Invercargill student Aimee Paterson isn’t one to shy away from a challenge – especially if it involves agriculture.

The 16-year-old has helped spearhead a food-focused educational project at Southland Girls’ High School.

Paterson’s one of a handful of TeenAg members who teamed up with teachers to teach Year 7 students about farming. . . 

Race to finish line between picking and frosts – Mark Price:

Long days picking and long nights frost-fighting.

That has been the way of it for vineyard owners and workers over the past few days.

Every frost-fighting method available was in action on Saturday night as temperatures in some parts of the Cromwell Basin, along Lake Dunstan, dropped to -3deg C or lower.

New Central Otago Winegrowers Association president Nick Paulin, of Lowburn, said yesterday conditions were “brutal”. . . 

Consultation on high country land management closing soon:

Land Information New Zealand is urging New Zealanders to have their say on the future management of the South Island high country. Public consultation on the Government’s proposed changes to the management of Crown pastoral land closes on Friday 12th April 2019.

Stretching from Marlborough to Southland, the land covers around 1.2 million hectares, nearly five percent of New Zealand.

“It’s important that people take this opportunity to tell us what they think of the proposed changes,” says Jamie Kerr, Acting Deputy Chief Executive Policy and Overseas Investment. . . 

Sustainable products assured by ag association – Agcarm – Mark Ross:

With multiple companies offering disease and pest management solutions, farmers can be guaranteed that products purchased from an Agcarm member are safe, sustainable and of high quality. Agcarm is a not-for-profit trade association, representing over 60 companies that manufacture, distribute, research and sell projects to keep animals healthy and crops thriving.

For over 70 years, Agcarm has taken a lead role in managing issues of importance to the crop protection and animal medicines industries. . .

 


Rural round-up

March 7, 2019

Miles Hurell says Fonterra top job was never a done-deal :

The Country’s Jamie Mackay always thought Miles Hurrell would be a shoo-in for Fonterra’s chief executive position but the man himself says it was never a done deal.

“Far from it. They gave me an opportunity to see what we could do in that six months [as interim CEO] and clearly it’s worked. The board have liked what they’ve seen,” said Hurrell.

Fonterra’s new chief executive told Mackay he is well aware that he has a big job ahead of him. . .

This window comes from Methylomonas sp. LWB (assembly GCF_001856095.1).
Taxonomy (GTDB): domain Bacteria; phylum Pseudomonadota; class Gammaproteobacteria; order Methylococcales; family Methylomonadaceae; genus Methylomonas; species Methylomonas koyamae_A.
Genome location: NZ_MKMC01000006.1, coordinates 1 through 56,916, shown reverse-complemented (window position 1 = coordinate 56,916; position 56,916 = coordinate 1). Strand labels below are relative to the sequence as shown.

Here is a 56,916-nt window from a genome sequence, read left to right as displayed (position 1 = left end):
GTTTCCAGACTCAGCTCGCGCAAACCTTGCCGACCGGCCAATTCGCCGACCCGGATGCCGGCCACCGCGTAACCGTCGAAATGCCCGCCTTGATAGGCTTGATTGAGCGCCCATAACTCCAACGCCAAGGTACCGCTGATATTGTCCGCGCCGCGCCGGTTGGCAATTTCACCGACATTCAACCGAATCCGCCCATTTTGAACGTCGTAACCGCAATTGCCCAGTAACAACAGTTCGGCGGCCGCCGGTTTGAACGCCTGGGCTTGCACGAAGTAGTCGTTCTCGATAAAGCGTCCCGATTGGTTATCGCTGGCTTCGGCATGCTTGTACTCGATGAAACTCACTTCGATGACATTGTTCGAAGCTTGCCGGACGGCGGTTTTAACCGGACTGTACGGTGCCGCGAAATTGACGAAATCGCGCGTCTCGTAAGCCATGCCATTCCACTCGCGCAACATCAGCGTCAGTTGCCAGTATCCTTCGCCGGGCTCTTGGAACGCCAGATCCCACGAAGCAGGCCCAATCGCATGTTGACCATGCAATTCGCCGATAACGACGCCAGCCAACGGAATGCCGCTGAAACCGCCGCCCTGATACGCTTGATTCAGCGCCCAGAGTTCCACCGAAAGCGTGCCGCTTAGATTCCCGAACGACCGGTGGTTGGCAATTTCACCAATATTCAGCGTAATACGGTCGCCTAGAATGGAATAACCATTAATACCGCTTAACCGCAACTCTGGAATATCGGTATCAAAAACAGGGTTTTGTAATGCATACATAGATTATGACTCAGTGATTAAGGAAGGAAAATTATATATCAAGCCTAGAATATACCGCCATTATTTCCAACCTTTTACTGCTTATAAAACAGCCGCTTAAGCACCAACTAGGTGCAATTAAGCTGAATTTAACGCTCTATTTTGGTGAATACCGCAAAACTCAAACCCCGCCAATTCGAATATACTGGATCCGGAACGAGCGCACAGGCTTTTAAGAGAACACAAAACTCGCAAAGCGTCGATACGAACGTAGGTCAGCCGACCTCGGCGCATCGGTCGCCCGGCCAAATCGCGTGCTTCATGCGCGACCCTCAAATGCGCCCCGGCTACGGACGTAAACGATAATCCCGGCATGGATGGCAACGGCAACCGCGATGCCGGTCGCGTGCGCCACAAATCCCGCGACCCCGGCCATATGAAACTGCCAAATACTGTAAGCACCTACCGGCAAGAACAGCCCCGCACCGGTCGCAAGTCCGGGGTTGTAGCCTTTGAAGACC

Years of work ahead to eradicate M. bovis, programme director says  – Brianna McIlraith:

More than 80,000 cows have been culled around the country as part of the effort to stop the spread of the Mycoplasma bovis disease, but eradication is still a long way off, the man in charge of the programme says.

Geoff Gwyn said another two years of ‘heavy lifting’ lay ahead before the Ministry for Primary Industries was confidently on top of the bacterial disease, and experts had advised that eradication could take between five and 10 years. . .

Potentialseen in double-muscled Beltx sheep breed – Sally Rae:

A Southland farming family has invested significantly in the Beltex sheep breed, believing it will be of ”major benefit” to the New Zealand sheep industry.

Brent and Ann-Maree Robinson, and son Michael, who farm at Glenham, near Wyndham, last year paid $12,000 for a ram lamb at the inaugural Beltex sale in Canterbury.

Last week, they bought the second top-priced ram lamb for $21,000 at this year’s sale at Mt Somers, a 2-tooth ram for $11,500 and some Beltex ewes to help build their breeding programme. . . 

Woman claims inaugural female shearing crown – Ellen O’Dwyer:

Emily Welch still remembers the time a fellow male competitor refused to shake her hand for out-shearing him.

That was in 2007, when Welch came second in the senior finals at the Golden Shears.

Now the Waikato shearer is the first to have her name etched on the women-only trophy after taking first place in the inaugural event at this year’s Golden Shears competition in Masterton. . . 

Community rallies to support Cambridge wetlands project :

A Cambridge school’s planting project not only assisted local farmers’ environmental efforts, but also attracted plants and sustenance from local businesses.

As part of an environmental initiative between DairyNZ’s education programme and the Student Volunteer Army, 26 rural schools were matched recently with 26 farmers to carry out riparian planting projects around the country.